To the south of the synagogue (now likely used as a chapel), a new building was constructed. It had an antechamber and a vaulted main room, leading to an underground cavity that collapsed in antiquity, probably in the Early Islamic period. Its massive stone floors—as with the reconstructed walls of the synagogue—included many decorative architectural elements. These similarities hint that the two buildings may have been part of a single religious complex. Marble fragments, amulets, and several capitals bearing cross reliefs, all found in secondary use or fills, suggest that the complex was a Christian chapel.
We assume that the industrial installations, storage or domestic units, and possible chapel belong to the large Byzantine complex at Tel Beth Shemesh, excavated by Duncan Mackenzie in 1911. The massive complex, about three-quarters of an acre in size, was identified by Mackenzie as a convent. It is possible, however, that it was used as a farmstead, while the religious buildings of the settlement were, in fact, excavated by our expedition.
Early Islamic Period (seventh–tenth centuries C.E.)
The site continued to evolve over time, and during the Early Islamic period, it became a rural settlement once again—but with patrician houses and rich ceramics. Many of the Byzantine industrial complexes were abandoned or covered, some reused as domestic areas. The chapel complex was built over—perhaps even with a deliberate defacing of the decorated mosaic.
During the mid-eighth century C.E., the site suffered a major destruction, probably due to an earthquake (possibly the great earthquake of 749 C.E.). Part of the olive press’s northern wall collapsed on top of a pen for goat and sheep that was there at the time. Dozens of in situ skeletons of the livestock, buried under the collapsed stone blocks, portray the severity and suddenness of this event.
The town recovered after this destruction and the olive press was rebuilt. However, the site was again abandoned in the tenth or early 11th century C.E., not to be reoccupied until the 15th century.
Mamluk and Ottoman Periods (15th–19th centuries C.E.)
During the 15th century, in the Mamluk period, the settlement at Beth Shemesh resumed with the establishment of another rural village—named Ein Shams. The settlement stretched over at least 1.75 acres and included a mosque, later known as the Weli of Abu-Mizar. [vi] Another sheik’s tomb, the Weli of Abu-Ghazala, may have been located in the eastern part of the village. Duncan Mackenzie mentions the Weli of Abu-Ghazala in his 1912 report, and Sir Charles Wilson describes a surviving building in the eastern part of Ein Shams’s ruins in 1881, possibly representing the tomb. Beyond these, however, no other references to this monument appear in 19th or early 20th-century texts.[vii]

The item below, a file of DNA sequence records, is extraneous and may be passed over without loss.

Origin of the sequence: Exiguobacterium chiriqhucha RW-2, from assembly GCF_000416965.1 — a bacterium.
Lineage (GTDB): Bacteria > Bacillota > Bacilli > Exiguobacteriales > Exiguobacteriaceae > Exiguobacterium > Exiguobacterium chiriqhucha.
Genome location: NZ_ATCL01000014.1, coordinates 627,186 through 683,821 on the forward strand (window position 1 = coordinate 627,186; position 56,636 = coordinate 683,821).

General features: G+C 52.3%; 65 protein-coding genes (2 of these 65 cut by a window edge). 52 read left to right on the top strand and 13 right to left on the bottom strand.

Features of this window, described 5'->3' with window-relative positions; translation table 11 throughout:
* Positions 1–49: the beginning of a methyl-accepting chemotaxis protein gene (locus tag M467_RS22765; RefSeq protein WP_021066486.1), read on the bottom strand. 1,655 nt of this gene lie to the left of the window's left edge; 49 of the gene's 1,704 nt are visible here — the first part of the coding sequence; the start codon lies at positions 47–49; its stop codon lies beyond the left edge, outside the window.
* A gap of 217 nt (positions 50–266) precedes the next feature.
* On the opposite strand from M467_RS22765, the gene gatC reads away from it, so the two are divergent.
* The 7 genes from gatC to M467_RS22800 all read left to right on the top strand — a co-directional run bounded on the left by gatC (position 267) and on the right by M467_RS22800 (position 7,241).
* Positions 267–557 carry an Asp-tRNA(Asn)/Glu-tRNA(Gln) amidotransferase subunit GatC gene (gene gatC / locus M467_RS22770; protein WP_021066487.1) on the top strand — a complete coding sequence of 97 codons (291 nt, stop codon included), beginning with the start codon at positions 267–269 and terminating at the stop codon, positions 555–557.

We uncovered two underground olive-oil presses dating to the Ottoman period: one near the Weli of Abu-Mizar and another to the north.
Alongside the public buildings and agricultural installations, we found a domestic area concentrated on the eastern part of the site. The domestic units themselves present dense architecture, which include a main room sometimes divided into two elevations. The upper space was likely reserved for sleeping, while the lower room was reserved for general use and to shelter livestock. A doorway (or two) sometimes led to a courtyard, which in many cases also included a water cistern or an underground storage cave (in many instances, the secondary use of an earlier water cistern or even a hideout system). The domestic units were grouped together in long “trains,” perhaps indicating the organic growth of the family.
Despite the flatness of the site’s existing surface, the inhabitants wished to build their settlement on a sloping hill. Thus, they invested a tremendous amount of effort into sculpting the surface and landfills (some 8 ft thick) to enhance the existing—but moderate—slope of the site from southeast to northwest. The suggested Weli of Abu-Ghazalah and even simpler dwellings were constructed on top of such fills.
By the end of the 18th or early 19th century, the village was abandoned, most likely due to civil unrest and land disputes that plagued the country during that time.[viii] Most of the inhabitants probably relocated to the nearby village of Deir Aban, about 2.5 miles east of Beth Shemesh.
Our excavation of Ein Shams is one of the largest of an Ottoman-period settlement to have ever taken place in Israel and, to the best of our knowledge, worldwide. In the past, many archaeologists were simply not interested in the late Islamic periods and regarded their layers of material remains as obstacles in reaching the “real” finds of earlier periods. Unfortunately, it was this kind of scientific bias that led, for more than a century, to a misunderstanding of the full extent of the size and chronology of Beth Shemesh, as no scholar wished to probe through the remains of the Arab village on the eastern part of the mound.